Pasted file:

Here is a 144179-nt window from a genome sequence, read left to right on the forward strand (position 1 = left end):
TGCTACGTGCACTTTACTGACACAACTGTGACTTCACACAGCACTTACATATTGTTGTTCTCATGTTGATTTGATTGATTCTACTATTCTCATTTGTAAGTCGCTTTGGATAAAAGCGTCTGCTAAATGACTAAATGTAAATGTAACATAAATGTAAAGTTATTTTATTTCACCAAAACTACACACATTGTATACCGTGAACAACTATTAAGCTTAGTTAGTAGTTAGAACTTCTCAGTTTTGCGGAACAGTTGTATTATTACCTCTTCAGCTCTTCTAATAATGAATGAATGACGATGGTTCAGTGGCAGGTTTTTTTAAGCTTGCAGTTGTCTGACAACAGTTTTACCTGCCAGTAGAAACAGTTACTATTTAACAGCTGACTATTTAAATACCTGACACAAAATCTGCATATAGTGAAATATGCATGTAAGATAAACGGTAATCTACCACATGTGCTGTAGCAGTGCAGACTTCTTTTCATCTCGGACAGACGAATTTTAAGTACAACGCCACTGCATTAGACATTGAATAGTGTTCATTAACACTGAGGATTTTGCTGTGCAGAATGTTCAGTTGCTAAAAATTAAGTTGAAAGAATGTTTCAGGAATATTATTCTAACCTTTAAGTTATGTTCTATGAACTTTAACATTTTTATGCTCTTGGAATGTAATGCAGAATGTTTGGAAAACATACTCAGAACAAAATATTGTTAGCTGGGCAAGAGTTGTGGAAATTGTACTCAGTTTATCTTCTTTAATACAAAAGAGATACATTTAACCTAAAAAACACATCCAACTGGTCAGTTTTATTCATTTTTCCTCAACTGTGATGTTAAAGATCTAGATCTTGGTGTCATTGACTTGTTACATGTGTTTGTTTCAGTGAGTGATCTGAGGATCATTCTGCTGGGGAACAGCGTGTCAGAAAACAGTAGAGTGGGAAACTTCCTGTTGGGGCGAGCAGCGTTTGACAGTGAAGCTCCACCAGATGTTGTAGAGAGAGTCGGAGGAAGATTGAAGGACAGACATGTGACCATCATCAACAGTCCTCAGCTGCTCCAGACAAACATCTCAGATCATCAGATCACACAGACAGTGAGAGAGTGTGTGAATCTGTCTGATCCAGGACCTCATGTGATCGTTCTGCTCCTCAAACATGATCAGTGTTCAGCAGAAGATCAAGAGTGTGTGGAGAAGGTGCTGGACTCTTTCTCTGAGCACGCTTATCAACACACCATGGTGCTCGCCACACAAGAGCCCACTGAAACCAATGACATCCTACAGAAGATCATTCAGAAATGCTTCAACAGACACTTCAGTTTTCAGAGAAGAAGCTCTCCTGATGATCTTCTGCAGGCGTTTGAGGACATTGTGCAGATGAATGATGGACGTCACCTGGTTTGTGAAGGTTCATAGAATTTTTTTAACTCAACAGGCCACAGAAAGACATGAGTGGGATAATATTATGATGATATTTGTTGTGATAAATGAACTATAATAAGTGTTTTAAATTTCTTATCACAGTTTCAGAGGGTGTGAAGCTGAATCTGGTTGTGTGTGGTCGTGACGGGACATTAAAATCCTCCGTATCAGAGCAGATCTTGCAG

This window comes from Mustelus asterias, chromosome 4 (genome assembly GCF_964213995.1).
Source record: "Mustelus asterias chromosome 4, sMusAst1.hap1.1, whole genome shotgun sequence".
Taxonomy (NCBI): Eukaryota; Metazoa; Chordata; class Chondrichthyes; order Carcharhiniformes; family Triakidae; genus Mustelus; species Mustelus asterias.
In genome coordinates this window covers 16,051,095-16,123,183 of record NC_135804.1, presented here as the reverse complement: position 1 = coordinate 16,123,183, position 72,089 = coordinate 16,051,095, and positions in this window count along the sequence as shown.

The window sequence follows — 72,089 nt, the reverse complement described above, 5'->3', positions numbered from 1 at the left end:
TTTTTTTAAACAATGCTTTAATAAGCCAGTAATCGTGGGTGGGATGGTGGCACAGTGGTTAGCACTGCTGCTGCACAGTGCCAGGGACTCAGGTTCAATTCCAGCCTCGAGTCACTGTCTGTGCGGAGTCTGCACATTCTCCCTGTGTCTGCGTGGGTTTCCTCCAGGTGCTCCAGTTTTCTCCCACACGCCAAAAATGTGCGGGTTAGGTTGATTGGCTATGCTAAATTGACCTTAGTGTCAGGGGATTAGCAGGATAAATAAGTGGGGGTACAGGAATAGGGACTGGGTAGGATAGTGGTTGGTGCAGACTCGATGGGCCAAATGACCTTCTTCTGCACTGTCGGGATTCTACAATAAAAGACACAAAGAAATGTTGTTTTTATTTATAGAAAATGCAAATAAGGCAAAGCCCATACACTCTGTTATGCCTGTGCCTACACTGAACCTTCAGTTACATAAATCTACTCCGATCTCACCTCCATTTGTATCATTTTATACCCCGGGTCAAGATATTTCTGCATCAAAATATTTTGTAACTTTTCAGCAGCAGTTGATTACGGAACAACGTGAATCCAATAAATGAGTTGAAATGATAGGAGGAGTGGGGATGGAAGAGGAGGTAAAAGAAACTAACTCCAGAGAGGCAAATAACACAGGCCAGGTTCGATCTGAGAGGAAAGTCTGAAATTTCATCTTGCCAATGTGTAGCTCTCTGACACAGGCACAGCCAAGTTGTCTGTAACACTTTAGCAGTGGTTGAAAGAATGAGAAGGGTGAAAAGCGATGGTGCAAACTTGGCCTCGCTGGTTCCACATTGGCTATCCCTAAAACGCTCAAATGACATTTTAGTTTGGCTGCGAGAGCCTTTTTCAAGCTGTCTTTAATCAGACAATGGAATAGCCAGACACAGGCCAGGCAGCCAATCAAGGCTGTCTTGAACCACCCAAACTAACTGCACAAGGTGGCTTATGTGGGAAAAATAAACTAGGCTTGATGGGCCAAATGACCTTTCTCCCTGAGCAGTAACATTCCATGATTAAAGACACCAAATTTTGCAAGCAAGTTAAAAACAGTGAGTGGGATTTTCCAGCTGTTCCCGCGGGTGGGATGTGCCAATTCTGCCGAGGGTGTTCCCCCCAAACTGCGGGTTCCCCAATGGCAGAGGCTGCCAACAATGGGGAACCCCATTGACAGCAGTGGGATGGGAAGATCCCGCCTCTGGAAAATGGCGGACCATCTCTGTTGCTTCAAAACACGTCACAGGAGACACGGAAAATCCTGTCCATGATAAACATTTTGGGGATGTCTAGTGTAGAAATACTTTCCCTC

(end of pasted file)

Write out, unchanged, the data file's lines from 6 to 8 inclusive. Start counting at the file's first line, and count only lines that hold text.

In genome coordinates this window covers 16,051,095-16,123,183 of record NC_135804.1, presented here as the reverse complement: position 1 = coordinate 16,123,183, position 72,089 = coordinate 16,051,095, and positions in this window count along the sequence as shown.

The window sequence follows — 72,089 nt, the reverse complement described above, 5'->3', positions numbered from 1 at the left end:
TTTTTTTAAACAATGCTTTAATAAGCCAGTAATCGTGGGTGGGATGGTGGCACAGTGGTTAGCACTGCTGCTGCACAGTGCCAGGGACTCAGGTTCAATTCCAGCCTCGAGTCACTGTCTGTGCGGAGTCTGCACATTCTCCCTGTGTCTGCGTGGGTTTCCTCCAGGTGCTCCAGTTTTCTCCCACACGCCAAAAATGTGCGGGTTAGGTTGATTGGCTATGCTAAATTGACCTTAGTGTCAGGGGATTAGCAGGATAAATAAGTGGGGGTACAGGAATAGGGACTGGGTAGGATAGTGGTTGGTGCAGACTCGATGGGCCAAATGACCTTCTTCTGCACTGTCGGGATTCTACAATAAAAGACACAAAGAAATGTTGTTTTTATTTATAGAAAATGCAAATAAGGCAAAGCCCATACACTCTGTTATGCCTGTGCCTACACTGAACCTTCAGTTACATAAATCTACTCCGATCTCACCTCCATTTGTATCATTTTATACCCCGGGTCAAGATATTTCTGCATCAAAATATTTTGTAACTTTTCAGCAGCAGTTGATTACGGAACAACGTGAATCCAATAAATGAGTTGAAATGATAGGAGGAGTGGGGATGGAAGAGGAGGTAAAAGAAACTAACTCCAGAGAGGCAAATAACACAGGCCAGGTTCGATCTGAGAGGAAAGTCTGAAATTTCATCTTGCCAATGTGTAGCTCTCTGACACAGGCACAGCCAAGTTGTCTGTAACACTTTAGCAGTGGTTGAAAGAATGAGAAGGGTGAAAAGCGATGGTGCAAACTTGGCCTCGCTGGTTCCACATTGGCTATCCCTAAAACGCTCAAATGACATTTTAGTTTGGCTGCGAGAGCCTTTTTCAAGCTGTCTTTAATCAGACAATGGAATAGCCAGACACAGGCCAGGCAGCCAATCAAGGCTGTCTTGAACCACCCAAACTAACTGCACAAGGTGGCTTATGTGGGAAAAATAAACTAGGCTTGATGGGCCAAATGACCTTTCTCCCTGAGCAGTAACATTCCATGATTAAAGACACCAAATTTTGCAAGCAAGTTAAAAACAGTGAGTGGGATTTTCCAGCTGTTCCCGCGGGTGGGATGTGCCAATTCTGCCGAGGGTGTTCCCCCCAAACTGCGGGTTCCCCAATGGCAGAGGCTGCCAACAATGGGGAACCCCATTGACAGCAGTGGGATGGGAAGATCCCGCCTCTGGAAAATGGCGGACCATCTCTGTTGCTTCAAAACACGTCACAGGAGACACGGAAAATCCTGTCCATGATAAACATTTTGGGGATGTCTAGTGTAGAAATACTTTCCCTC